A bit over a month ago I discovered Headspace, which was founded by Andy Puddicombe, a British guy who trained as a Buddhist monk before starting this online meditation site.
My first free trial experience on July 7 led me to write "Yikes! I actually like a guided Headspace meditation."
I'm not a big fan of guided meditations. Usually they irk more than relax me. I get annoyed with the (usually) New Age'y tone of the person doing the guiding.
Hey, if anybody is going to annoy me while I meditate, I'm perfectly capable of filling that role myself. After about 45 years of daily meditation, that's one thing I've learned from contemplating the workings of my mind.
(Maybe the only thing... but at least that's one thing.)
A few minutes ago, though, I actually enjoyed a ten minute guided meditation. Listening on my laptop while sitting outside on our deck, I made it through the first Headspace lesson with essentially zero annoyance.
With the aid of a discount "coupon" code I found through the grace of the great god Google, after trying out ten free 10-minute guided meditations I decided to sign up for a full year's worth of Headspace. I think the cost was around $70-80.
Seemed like a fair price for enlightenment. Which isn't really what I'm after, though. Not now, in my current churchless frame of mind.
For about thirty-five years I used to meditate from an hour to two and a half hours a day, using a mixture of mantra meditation and open awareness techniques. I gained a lot from all that meditating. However, I'm finding the Headspace approach to be more appealing.
Again, for the person I am now.
Before, I was very mystically inclined. I believed it was possible to detach my consciousness from my bodily being and enter higher supernatural realms of reality. The Sant Mat meditation I practiced was founded on a theology that viewed this world as an illusion, a pale reflection of much more vibrant spiritual dimensions.
Over time I grew disenchanted with this dualistic philosophy. Not only wasn't there any demonstrable evidence that it was true, it didn't even make sense.
Sant Mat taught that supposedly the lower mental and physical realms of creation were under the control of a Negative Power, Kal, who -- yeah, I know this sounds really weird -- stood on one foot for eons, impressing "God" (Sat Purush) so much he got the right to oversee our universe.
Which means our goal should be to get out of this wretched dump of materiality and become pure soul again. Psychologically, this isn't a healthy way to live. I knew quite a few Sant Mat devotees who were disgusted with their own body and mind, seeing them as obstacles to becoming a pristine spiritual being.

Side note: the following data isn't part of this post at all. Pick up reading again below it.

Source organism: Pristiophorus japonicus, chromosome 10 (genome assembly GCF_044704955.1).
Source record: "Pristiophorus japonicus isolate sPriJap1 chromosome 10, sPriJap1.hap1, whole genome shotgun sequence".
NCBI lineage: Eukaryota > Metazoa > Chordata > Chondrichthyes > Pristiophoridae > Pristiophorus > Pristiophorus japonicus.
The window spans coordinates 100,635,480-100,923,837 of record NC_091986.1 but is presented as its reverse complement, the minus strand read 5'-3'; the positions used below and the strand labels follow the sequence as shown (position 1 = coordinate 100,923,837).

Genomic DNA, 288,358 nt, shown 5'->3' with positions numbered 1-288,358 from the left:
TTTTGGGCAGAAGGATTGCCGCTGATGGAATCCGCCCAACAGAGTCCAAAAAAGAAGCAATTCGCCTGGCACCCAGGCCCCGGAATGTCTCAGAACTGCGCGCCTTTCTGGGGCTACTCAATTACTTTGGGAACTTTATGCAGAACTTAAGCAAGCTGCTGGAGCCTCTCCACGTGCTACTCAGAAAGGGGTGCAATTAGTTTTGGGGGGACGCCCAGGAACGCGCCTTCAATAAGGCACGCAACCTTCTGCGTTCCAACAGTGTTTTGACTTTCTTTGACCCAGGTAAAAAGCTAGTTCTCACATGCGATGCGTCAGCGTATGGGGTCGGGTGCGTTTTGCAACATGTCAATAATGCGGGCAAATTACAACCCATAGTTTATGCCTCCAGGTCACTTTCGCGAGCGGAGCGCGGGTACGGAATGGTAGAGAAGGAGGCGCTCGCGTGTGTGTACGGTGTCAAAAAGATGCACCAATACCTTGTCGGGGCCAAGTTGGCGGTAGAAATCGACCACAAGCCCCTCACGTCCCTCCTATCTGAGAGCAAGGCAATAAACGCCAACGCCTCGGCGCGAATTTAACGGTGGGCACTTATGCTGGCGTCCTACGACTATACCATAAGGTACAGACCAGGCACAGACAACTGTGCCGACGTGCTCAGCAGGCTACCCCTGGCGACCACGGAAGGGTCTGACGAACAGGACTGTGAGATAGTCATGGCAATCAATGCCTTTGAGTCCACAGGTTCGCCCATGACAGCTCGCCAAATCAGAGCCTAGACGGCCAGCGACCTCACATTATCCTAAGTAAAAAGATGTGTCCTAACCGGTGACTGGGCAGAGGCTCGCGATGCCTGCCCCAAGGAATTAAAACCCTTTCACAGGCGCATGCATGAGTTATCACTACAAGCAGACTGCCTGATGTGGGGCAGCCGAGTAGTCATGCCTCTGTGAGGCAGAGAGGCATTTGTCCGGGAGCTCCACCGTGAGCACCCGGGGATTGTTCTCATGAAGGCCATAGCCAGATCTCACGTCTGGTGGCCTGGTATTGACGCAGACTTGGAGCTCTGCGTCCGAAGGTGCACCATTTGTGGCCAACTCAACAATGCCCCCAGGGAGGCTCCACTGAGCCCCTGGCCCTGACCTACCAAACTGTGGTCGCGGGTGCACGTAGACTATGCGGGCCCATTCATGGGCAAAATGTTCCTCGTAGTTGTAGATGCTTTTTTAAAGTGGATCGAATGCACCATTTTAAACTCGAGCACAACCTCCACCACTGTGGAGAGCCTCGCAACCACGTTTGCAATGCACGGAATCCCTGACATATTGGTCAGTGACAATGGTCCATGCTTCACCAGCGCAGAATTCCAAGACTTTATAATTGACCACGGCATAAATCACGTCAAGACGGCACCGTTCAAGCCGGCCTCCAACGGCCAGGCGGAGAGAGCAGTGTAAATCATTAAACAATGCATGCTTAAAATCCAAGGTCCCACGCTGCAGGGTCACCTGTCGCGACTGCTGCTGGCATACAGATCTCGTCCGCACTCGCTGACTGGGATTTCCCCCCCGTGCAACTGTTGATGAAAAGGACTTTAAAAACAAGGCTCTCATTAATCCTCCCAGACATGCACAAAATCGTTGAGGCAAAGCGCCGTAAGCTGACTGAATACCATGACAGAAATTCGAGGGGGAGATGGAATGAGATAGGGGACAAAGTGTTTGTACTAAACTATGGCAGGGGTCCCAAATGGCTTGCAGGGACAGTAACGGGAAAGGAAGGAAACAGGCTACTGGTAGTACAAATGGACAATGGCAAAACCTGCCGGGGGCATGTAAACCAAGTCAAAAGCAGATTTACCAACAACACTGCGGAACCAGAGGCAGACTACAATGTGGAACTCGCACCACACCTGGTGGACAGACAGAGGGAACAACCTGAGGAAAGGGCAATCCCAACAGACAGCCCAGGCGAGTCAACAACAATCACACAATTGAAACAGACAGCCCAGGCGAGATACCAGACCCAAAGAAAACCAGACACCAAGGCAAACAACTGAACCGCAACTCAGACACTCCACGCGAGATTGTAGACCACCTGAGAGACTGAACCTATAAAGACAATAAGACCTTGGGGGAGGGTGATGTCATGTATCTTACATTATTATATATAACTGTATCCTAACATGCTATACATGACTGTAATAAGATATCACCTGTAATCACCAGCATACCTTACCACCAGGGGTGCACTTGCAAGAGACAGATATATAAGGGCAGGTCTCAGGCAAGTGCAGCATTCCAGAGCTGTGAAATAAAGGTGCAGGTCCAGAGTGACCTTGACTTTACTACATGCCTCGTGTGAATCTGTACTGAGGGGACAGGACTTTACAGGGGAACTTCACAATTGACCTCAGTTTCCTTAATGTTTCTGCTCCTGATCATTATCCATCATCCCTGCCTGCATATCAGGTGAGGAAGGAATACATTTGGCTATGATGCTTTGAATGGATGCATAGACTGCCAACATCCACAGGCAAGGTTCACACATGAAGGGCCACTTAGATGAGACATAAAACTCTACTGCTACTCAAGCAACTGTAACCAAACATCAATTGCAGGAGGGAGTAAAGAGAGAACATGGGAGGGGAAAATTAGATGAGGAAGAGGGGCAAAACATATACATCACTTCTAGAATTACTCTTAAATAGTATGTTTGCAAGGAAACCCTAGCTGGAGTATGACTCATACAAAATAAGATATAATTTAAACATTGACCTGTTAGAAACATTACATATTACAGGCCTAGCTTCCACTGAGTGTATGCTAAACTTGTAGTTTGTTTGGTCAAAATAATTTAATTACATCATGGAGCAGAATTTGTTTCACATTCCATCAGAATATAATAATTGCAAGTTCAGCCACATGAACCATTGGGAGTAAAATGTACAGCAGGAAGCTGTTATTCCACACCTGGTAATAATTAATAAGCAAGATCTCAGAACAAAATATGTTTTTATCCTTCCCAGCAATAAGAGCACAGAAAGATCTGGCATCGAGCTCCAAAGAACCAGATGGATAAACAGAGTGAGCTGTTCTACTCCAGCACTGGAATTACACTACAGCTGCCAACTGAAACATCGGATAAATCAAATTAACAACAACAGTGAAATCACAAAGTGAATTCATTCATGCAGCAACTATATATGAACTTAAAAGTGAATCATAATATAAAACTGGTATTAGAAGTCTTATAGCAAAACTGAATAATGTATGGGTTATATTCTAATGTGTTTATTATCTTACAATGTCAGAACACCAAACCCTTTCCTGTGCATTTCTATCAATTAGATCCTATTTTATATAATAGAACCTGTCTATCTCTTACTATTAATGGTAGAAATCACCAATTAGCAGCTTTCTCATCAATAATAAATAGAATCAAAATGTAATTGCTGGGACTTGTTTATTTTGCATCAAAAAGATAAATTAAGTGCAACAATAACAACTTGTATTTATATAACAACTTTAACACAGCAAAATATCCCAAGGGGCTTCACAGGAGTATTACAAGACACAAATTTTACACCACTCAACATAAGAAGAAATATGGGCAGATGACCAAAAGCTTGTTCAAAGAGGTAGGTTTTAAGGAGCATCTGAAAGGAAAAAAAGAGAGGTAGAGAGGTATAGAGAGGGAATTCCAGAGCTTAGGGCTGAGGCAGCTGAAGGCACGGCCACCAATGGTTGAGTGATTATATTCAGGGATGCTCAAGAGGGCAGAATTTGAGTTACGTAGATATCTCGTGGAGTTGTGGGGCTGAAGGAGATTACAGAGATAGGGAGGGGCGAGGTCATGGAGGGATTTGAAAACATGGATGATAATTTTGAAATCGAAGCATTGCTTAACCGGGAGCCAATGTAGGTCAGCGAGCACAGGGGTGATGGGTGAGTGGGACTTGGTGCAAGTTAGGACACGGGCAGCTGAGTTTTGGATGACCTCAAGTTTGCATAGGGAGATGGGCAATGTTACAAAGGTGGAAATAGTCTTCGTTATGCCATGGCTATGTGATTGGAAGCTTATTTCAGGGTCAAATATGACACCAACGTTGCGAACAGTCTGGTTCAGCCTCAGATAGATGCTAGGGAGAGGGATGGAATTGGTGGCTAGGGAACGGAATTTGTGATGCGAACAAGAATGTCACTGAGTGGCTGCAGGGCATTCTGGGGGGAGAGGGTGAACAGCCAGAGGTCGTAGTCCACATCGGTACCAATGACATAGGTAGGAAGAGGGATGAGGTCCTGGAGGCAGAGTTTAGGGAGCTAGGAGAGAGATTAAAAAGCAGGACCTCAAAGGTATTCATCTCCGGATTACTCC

By contrast, Puddicombe's Headspace meditations are pleasingly here-and-now centered. I've completed the first 30 days of guided meditations. This unlocked the full panoply of Headspace content. I'm now into a Self-Esteem series.
A recent New Yorker article, "The Higher Life," describes how trendy mindfulness is in today's high tech world, and how the Headspace approach to meditation has become so popular. The piece is well worth reading in its entirety.
Here's a description by author Lizzie Widdicombe (interesting that she wrote about Andy Puddicombe) of how her Headspace experience went.
The basics of mindfulness meditation are easy to find—you can download instructions from the Web. But, Puddicombe told Brzezinski at THRIVE, “I liken it to driving a car. It’s helpful to have someone sit there with you at first.” With noise-cancelling headphones, the app creates a surprisingly intimate experience—Puddicombe could be whispering in your ear.
He starts each session with a “checking in” routine, the contemplative equivalent of buckling your seat belt and adjusting the rearview mirror. He tells you to take a few deep breaths, to notice any background noise (instead of blocking it out, or screaming at its creator to shut up), and to become aware of “the different physical sensations . . . the weight of the body, the contact between the body and the chair.”
Slowly, he draws attention to your breath, which you count in sets of ten. Puddicombe savors the breath the way some people do wine. He talks about it appreciatively, pointing out its protozoan wisdom (“Remember, the body knows how to breathe”), its soothing rhythm, its oceanic rise and fall.